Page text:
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24 September 2014

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You are in: Lancashire > Nature > Features > Ask the gardener: Damsons and Plums

Plums

Ask the gardener: Damsons and Plums

Gardening gets fruity with your damson-related questions...

Warton's Bill Blackledge is one of the county's most popular and sought after gardeners.   If it's green and needs watering, Bill can tell you about it.  He has been answering BBC Radio Lancashire listeners' queries for over thirty years, which means he's been there nearly as long as the transmitter!

His knowledge is encyclopedic. After training at the under the then Ministry of Agriculture, Bill spent over twenty years at the Department of Biological and Environmental Services at Lancaster University.  Now, he's a regular course tutor at Alston Hall, Longridge and Lancaster Adult College.

For three decades, Bill has travelled the county with fellow judges as a regional judge for North West in Bloom.

So, whatever the problem, we like to think Bill can sort it out... at least that's the theory!

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DAMSONS

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Dave Jones asks...

We were given a damson tree last year which we replanted in our garden. The leaves curled over and developed lumps over all the surface of the leaves. Could you please give me some advice on this?

Bill replies...

Your Damson Tree Dave could be suffering from the plum leaf curling aphid which causes the leaves to become tightly curled, crumpled and distorted and on the underside of the leaves you will find pale yellow-green insects.  The aphids suck the sap from the leaves and this causes the leaves to become distorted and during the early summer months the winged adults move on to alternative host plants but return to the Damsons during the autumn period to lay overwintering eggs at the base of the branches.  There are no insecticides on the market which the amateur garden can use to control the aphids but, during the winter months a tar oil winter wash will reduce the overwintering eggs.

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Judith Chisholm asks...

There is a damson tree mostly in shade at the end of the garden. It is also covered with ivy. It is exuding a lot of golden resinous substance all over the trunk. Small snails seem to have been caught in the resin, so it must move quickly. Is the tree ill? It fruited last year.

Bill replies...

The golden resinous substance oozing from the trunk of your Damson Tree Judith has probably been caused by the bacterial Canker disease which is a serious disease of Damsons, Cherries and other stone fruit trees and, I am afraid that you are going to have to check the branches which have been infected and these will need to be cut out and removed to stop the spread.  The stems on the tree then need to be treated with a tree sealant to stop infection.  I feel that it would also be worthwhile to remove the Ivy which is covering the tree.

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Nicky asks...

My nan has got a tree in her garden that has been grafted it is a damson that has been grafted on to a plum tree and it is bearing fruit, can you give me some idea of whether it is possible to eat the fruit that looks like damson? Thanks

Bill replies...

Your Damson Tree belongs to the same family as Plums and there is no reason why you cannot eat the fruit Nicky.  An excellent all-round variety of Damsons is Merryweather and if you have limited space in your garden the Shropshire Damson is an ideal choice.

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Elly asks...

I have recently planted a damson tree and just noticed that the leaves are now covered in holes, however no other shubbery or apple trees in the garden have this problem.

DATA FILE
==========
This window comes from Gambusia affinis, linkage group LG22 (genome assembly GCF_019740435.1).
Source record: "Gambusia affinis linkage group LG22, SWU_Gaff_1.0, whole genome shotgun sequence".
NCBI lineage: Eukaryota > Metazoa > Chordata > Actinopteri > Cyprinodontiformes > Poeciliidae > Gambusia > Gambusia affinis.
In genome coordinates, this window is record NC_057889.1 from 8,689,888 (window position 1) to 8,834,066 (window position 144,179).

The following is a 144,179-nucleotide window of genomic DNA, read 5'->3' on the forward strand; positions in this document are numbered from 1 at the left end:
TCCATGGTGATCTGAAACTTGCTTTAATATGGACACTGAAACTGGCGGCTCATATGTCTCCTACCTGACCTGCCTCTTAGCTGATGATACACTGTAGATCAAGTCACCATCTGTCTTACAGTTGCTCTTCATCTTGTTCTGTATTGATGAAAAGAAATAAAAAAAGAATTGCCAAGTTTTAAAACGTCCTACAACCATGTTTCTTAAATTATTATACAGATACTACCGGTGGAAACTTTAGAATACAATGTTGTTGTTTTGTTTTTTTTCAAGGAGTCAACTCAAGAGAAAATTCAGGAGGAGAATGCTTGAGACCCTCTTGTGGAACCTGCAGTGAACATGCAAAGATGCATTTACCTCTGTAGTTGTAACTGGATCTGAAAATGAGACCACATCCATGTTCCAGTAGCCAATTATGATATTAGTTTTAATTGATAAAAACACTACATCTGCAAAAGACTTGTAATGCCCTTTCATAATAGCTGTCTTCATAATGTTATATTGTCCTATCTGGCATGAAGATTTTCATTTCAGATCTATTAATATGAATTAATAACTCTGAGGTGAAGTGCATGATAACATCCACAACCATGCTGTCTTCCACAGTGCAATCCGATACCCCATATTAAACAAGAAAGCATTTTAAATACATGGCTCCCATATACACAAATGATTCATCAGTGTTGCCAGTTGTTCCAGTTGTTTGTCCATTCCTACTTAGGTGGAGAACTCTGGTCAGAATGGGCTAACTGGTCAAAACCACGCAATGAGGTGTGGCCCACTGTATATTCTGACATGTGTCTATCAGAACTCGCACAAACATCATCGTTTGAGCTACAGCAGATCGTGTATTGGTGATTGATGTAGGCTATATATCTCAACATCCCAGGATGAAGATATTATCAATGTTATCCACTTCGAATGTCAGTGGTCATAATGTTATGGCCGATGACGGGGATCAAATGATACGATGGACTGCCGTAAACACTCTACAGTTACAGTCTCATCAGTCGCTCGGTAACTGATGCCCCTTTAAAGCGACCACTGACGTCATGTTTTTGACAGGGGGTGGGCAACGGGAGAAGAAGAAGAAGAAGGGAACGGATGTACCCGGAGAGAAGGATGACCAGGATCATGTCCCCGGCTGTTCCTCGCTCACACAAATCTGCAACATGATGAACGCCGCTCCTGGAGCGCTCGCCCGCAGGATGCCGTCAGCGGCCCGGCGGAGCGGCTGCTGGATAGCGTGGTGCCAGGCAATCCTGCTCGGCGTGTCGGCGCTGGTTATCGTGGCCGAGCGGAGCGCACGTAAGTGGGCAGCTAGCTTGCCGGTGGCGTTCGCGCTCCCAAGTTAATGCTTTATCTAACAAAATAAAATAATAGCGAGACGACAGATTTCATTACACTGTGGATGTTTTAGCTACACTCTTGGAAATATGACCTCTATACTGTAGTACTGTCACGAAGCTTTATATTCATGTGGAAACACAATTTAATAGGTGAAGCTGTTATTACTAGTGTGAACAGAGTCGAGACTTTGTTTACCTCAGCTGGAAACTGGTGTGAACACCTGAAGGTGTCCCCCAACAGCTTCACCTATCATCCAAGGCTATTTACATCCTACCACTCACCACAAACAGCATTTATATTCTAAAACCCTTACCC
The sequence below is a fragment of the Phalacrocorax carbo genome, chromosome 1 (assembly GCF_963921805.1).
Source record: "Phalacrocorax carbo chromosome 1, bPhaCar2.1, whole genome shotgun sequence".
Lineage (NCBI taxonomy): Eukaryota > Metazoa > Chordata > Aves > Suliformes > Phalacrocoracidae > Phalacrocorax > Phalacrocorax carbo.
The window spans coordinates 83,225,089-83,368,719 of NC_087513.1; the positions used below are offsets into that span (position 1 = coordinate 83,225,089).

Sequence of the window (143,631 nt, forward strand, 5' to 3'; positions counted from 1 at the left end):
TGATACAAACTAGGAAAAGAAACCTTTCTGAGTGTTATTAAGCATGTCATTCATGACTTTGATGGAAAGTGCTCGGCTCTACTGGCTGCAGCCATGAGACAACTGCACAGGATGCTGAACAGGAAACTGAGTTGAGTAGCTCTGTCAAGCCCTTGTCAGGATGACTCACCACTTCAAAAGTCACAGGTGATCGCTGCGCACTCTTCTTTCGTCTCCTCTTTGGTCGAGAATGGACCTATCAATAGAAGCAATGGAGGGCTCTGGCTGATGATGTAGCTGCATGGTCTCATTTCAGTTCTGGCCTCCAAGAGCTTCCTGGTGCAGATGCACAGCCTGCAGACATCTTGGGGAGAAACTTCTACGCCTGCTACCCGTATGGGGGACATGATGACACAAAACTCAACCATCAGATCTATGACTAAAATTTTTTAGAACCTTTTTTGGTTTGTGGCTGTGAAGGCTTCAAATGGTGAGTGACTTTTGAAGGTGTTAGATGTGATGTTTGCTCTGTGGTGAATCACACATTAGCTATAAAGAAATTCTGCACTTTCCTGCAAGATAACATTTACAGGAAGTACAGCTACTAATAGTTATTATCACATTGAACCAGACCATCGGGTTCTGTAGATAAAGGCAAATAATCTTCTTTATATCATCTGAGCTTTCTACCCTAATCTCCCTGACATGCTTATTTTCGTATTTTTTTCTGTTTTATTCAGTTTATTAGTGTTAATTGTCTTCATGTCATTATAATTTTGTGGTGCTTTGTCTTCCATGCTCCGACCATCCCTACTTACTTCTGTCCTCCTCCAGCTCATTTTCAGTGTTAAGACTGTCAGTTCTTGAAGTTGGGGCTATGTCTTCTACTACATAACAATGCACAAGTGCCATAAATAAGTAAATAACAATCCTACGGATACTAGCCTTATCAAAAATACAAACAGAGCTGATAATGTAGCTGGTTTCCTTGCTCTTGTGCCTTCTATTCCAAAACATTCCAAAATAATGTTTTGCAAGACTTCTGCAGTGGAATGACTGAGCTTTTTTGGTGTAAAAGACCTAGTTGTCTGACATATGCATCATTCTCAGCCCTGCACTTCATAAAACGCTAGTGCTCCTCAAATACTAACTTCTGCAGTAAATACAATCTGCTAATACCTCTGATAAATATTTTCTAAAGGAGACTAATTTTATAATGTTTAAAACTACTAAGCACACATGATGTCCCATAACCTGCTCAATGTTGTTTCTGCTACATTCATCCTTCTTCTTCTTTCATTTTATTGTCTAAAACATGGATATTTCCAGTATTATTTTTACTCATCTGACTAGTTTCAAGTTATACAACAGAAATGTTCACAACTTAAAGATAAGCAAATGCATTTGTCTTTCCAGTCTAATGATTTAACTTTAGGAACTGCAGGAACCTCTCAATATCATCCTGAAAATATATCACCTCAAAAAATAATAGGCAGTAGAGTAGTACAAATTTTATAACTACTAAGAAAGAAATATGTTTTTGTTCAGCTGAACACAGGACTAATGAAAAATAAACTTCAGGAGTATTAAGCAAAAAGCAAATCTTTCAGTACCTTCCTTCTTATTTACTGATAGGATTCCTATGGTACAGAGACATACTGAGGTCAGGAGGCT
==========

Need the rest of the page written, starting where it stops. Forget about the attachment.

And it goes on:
Bill replies...

The holes in the leaves of your Damson Tree Elly is probably Shot Hole Disease which is a fungal disease that attacks Damsons, Peaches and Cherries.  Brown spots appear on the leaves which then turn into small holes and I am afraid that although they do not cause much harm to the tree there is no cure for the problem.  The disease tends to attack weak trees and I would suggest you give your Damson Trees during early spring/summer a liberal dressing of a general base fertiliser such as Fish Blood and Bone Meal or Vitax Q4.

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Adrian asks...

I have a Damson Tree which is around 12' to the tallest branch. It has gone very straggly and I would like to prune the tree. What is the best advise you can give please?

Bill replies...

I would wait until early Summer before pruning your Damson Tree Adrian - this will cut down on the chances of your tree being infected by the Silver Leaf Fungi disease, the air borne spores are more active during the winter period.  Again to avoid infection once you have pruned your tree I would treat the cuts with Aborex Sealant.

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Amanda Hutchinson asks...

We have a truly enormous damson tree - probably about 20' tall and 30' wide.  It is more like an overgrown bush in that it has 2 main "trunks" and lots of main boughs from low down.  It's growing out and out at the sides, reaching for the light from its canopy.  It's now invading our space, and I'm worried the weight will split it eventually.  How much can I prune (re major boughs) and when is the best time?  It's the life of our garden and I don't want to harm it!

Bill replies...

The time to prune back your Damson Tree Amanda is during the summer months of July/August as this period will cut down  the risk of infection from Silver Leaf Fungi Disease which is more dominant during the winter period.  Regarding the size of your Damson Tree it will require major pruning and I feel that it would be worthwhile to get 'on the spot' advice from a qualified Tree Surgeon regarding which boughs need removing.  But, I would stress that pruning is carried out during the summer period.

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Jenny Creed asks...

I have recently been given a Damson tree which I have planted in our garden. However, I am a bit worried it doesn't appear to have grown and the buds on it are black. Is it too late to do anything? Please could you let me know what I can do as it was a present and I really don't want it to die.